The day of their cooking, I removed the two snails from their container for my Instagram friends to see. It was the first time the snails ever seemed to notice each other or I guess just bump into each other. They intertwined in a slimy embrace. I gave them a rinse under the sink and performed the rather unpleasant process of cleaning them with vinegar. I got a rolling boil going so they would be killed instantly. I tossed them in quickly, a perhaps more humane death than the most common ones experienced by their kind: slow death by insecticide poison. It only took a moment for them to come free of their shells, whereupon I drained them, and added them to a hot skillet already crackling with butter and pancetta. All in all, it felt deceptively normal, cooking fresh lobster was far more unnerving. Over two weeks of preparation for only two bites—they were chewy and savory like clams in a chowder.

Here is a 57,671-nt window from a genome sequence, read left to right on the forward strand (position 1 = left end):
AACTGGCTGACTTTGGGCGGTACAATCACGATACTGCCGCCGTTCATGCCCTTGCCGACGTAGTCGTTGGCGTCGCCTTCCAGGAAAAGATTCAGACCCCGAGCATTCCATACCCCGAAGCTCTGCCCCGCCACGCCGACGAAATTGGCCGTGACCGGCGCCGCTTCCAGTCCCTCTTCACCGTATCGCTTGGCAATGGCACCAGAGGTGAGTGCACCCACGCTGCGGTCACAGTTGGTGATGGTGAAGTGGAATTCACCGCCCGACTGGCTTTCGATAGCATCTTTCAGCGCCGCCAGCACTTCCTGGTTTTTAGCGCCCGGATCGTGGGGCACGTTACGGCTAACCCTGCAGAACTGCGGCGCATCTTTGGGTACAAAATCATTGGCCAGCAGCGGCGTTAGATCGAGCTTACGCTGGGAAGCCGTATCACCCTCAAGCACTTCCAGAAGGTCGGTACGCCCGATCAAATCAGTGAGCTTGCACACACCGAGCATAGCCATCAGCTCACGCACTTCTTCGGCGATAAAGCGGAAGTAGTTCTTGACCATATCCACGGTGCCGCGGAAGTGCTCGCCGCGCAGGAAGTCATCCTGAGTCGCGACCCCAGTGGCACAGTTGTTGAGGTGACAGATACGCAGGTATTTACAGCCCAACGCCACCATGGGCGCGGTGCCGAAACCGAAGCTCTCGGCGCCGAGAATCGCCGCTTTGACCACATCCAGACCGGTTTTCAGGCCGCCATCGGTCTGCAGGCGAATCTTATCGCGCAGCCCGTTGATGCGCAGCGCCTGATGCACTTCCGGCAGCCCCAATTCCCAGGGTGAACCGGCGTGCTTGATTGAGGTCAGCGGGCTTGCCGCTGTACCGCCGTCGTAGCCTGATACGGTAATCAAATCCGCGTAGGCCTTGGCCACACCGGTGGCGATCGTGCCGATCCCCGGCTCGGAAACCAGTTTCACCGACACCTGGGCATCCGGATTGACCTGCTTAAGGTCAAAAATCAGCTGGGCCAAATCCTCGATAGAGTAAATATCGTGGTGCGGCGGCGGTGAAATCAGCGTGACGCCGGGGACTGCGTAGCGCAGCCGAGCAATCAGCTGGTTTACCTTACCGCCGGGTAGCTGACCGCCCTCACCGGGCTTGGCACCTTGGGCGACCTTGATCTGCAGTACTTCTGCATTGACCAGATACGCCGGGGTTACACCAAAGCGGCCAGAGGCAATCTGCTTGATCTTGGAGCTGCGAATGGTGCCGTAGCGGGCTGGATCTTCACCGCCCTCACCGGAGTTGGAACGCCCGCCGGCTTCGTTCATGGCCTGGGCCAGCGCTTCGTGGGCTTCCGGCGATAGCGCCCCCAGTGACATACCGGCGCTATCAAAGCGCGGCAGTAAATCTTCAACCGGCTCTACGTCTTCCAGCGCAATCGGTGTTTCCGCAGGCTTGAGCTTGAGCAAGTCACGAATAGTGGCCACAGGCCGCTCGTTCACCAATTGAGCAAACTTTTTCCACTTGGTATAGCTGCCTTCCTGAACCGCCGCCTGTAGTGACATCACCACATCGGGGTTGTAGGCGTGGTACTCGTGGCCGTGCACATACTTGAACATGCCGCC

Soon after my snail experiment, the rains disappeared as did many of the snails. I had the intention of collecting at least a few dozen the next time, but the rains have been so sporadic the last few years that when they do finally arrive, my mind is more fixated on thoughts of climate change and water politics than my slimy friends outside. But I am so appreciative of where the snails have taken me so far. The snails took me outside in the rain, the snails took me to France and back to the Bay, they took me to the Ohlone, they took me to Italian pork. The geographic journey they took me on was perhaps more lovely than their buttery end.